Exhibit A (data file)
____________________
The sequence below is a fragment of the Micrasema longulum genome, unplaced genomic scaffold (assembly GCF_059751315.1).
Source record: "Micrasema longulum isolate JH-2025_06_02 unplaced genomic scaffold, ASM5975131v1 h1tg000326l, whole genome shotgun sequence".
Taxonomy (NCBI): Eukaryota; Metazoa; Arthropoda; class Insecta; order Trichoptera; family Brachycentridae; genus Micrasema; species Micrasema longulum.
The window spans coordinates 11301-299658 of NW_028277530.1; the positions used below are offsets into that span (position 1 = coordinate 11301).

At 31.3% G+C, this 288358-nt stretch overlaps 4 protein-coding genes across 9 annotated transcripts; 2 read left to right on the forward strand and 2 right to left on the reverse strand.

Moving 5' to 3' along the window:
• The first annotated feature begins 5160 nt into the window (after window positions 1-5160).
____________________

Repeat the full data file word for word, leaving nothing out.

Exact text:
The sequence below is a fragment of the Micrasema longulum genome, unplaced genomic scaffold (assembly GCF_059751315.1).
Source record: "Micrasema longulum isolate JH-2025_06_02 unplaced genomic scaffold, ASM5975131v1 h1tg000326l, whole genome shotgun sequence".
Taxonomy (NCBI): Eukaryota; Metazoa; Arthropoda; class Insecta; order Trichoptera; family Brachycentridae; genus Micrasema; species Micrasema longulum.
The window spans coordinates 11301-299658 of NW_028277530.1; the positions used below are offsets into that span (position 1 = coordinate 11301).

At 31.3% G+C, this 288358-nt stretch overlaps 4 protein-coding genes across 9 annotated transcripts; 2 read left to right on the forward strand and 2 right to left on the reverse strand.

Moving 5' to 3' along the window:
• The first annotated feature begins 5160 nt into the window (after window positions 1-5160).